IP Community Watches While UN Considers Access To Medicine
May 9, 2016 (Mimesis Law) — The United Nations Secretary-General Ban Ki-moon has been convening a High-Level Panel on Access to Medicines since November last year. The proposed objective of the High-Level Panel is “to review and assess proposals and recommend solutions for remedying the policy incoherence between the justifiable rights of inventors, international human rights law, trade rules and public health in the context of health technologies.”
The High-Level Panel is comprised of individuals from diverse stakeholder groups acting in their individual capacities. According to the timeline, several meetings of High-Level Panel and two public hearings have been convened so far and the final report that is expected to include any recommendations will be finalized and presented by the High-Level Panel to the Secretary-General next month. The Secretary-General will make the report available to the General Assembly and undertake further action as appropriate.
This High-Level Panel has received a lot of attention from the pharmaceutical industry, particularly with respect to intellectual property. Most importantly, access to medicines is intimately associated with patents. It’s not too much to say that this is a symbol of North-South issue at the UN and other international arenas. Developing countries insist that patents impede access to medicines for those who cannot afford them, by contributing to a rise in the price of medicines. On the contrary, developed countries with sufficient medicine manufacturing capabilities believe that patents can play crucial roles in fostering innovation on medicines, by giving pharma companies a competitive edge in the market in return for their huge investment on new drug development.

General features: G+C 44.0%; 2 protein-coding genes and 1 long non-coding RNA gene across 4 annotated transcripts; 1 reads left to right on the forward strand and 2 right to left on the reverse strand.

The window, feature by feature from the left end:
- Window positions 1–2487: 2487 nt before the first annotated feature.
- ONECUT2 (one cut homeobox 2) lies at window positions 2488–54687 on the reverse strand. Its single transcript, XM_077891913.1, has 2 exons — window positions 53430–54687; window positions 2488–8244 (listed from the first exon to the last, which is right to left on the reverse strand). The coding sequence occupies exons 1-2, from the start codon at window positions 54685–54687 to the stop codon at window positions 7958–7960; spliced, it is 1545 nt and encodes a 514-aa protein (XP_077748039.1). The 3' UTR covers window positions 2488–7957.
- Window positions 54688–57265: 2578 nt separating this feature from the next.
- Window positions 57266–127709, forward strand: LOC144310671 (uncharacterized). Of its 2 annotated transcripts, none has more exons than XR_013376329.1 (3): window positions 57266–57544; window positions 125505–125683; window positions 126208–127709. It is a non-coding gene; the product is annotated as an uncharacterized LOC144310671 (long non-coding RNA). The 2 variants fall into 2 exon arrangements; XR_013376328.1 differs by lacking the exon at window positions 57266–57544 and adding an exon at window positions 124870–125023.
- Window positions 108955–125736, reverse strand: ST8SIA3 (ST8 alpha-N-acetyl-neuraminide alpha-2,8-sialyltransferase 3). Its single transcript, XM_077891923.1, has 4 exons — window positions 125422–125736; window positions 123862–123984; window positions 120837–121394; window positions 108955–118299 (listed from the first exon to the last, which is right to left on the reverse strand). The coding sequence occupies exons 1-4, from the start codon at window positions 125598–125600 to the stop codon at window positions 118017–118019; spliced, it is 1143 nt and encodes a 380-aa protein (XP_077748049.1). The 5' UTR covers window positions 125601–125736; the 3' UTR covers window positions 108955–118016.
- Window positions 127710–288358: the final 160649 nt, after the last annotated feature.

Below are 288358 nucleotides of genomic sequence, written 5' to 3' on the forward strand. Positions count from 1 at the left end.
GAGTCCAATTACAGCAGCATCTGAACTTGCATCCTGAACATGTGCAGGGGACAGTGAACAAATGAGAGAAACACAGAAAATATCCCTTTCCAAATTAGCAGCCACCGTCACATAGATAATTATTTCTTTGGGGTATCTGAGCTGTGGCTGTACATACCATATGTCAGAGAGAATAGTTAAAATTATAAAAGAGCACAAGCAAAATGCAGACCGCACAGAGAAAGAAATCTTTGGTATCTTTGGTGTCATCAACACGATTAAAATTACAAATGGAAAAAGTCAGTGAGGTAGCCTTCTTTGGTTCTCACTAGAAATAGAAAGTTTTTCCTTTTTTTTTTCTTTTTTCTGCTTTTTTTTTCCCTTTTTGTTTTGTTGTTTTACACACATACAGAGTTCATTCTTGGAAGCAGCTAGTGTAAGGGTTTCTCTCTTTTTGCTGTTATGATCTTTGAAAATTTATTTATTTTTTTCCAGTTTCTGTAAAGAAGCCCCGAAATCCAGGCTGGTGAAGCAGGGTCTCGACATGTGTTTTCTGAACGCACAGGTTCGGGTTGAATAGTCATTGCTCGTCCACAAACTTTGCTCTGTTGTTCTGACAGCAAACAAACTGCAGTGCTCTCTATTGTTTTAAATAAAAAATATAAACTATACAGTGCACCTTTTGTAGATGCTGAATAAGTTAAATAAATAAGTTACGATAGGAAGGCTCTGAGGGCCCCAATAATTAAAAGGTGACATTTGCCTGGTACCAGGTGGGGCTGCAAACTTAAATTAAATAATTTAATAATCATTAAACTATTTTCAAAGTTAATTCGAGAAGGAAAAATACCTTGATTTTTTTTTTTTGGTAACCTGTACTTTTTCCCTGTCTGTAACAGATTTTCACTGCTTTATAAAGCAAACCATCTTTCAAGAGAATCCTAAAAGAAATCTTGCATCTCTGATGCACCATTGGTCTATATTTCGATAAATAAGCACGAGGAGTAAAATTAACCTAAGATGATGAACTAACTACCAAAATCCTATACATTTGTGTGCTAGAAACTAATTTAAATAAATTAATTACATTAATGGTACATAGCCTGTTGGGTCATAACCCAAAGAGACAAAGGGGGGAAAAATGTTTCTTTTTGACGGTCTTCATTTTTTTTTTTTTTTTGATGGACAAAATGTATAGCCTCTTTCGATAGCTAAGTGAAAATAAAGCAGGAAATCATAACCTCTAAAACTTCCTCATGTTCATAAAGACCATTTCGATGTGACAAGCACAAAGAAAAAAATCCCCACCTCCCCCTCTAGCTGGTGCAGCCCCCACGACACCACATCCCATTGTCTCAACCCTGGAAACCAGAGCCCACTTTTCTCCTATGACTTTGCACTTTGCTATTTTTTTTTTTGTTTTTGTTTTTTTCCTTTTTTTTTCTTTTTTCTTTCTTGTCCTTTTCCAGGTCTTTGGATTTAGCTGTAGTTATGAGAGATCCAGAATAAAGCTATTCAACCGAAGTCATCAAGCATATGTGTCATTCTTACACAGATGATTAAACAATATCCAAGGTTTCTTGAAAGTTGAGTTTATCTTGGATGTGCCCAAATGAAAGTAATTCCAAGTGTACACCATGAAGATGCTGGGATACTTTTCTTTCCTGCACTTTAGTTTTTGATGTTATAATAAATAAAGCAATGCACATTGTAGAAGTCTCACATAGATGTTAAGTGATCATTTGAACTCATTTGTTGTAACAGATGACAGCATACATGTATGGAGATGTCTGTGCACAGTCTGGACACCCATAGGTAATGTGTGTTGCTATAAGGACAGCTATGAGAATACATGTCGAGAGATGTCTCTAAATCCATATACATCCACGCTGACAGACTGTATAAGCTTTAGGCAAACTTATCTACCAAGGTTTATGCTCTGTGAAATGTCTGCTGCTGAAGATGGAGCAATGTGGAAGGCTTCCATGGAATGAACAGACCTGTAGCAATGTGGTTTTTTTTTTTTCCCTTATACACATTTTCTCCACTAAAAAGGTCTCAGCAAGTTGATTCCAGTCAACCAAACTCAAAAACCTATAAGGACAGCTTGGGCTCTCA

Such divergent views have been reflected in the history of discussions at WTO, in the form of “TRIPS flexibilities”. In a nutshell, “TRIPS flexibilities” means exceptional circumstances where other objectives can take precedence over intellectual property protection and enforcement. In accordance with Articles 7 and of 8 of TRIPS agreement, such flexibilities serve a variety of objectives, including the protection of public health and nutrition, the promotion of competition and curbing the monopolistic potential of patent rights, and the encouragement of technology transfer and dissemination of knowledge.
In 2001, seven years after the conclusion of TRIPS agreement in 1994, the notion of flexibilities was elaborated in relation to public health. “The Declaration on the TRIPS Agreement and Public Health” at WTO Doha Ministerial Conference in 2001 became a key milestone regarding a close relation between patents and access to medicines. Paragraph 4 of the Declaration reads as follows:
We agree that the TRIPS Agreement does not and should not prevent members from taking measures to protect public health. Accordingly, while reiterating our commitment to the TRIPS Agreement, we affirm that the Agreement can and should be interpreted and implemented in a manner supportive of WTO members’ right to protect public health and, in particular, to promote access to medicines for all. In this connection, we reaffirm the right of WTO members to use, to the full, the provisions in the TRIPS Agreement, which provide flexibility for this purpose.
Since the Doha Declaration in 2001, various measures have been taken to put the Declaration into effect, including the amendment of the TRIPS Agreement. Nevertheless, developing countries are continue to be unhappy with them. They may need more “inflexible” flexibilities to TRIPS. For instance, a patent should not be granted for medicines, a royalty-free license should be granted for medical patents, and so on.
Now let’s get back on topic. What kind of recommendations will be presented by the High-Level Panel? Will it be in favor of developing countries? Or will it be nothing new under the UN?
I look forward to reading the report which will be issued in June and delving deeper into it.
Roy Song is writing under pseudonym and works for an unidentified government and Intellectual Property Office.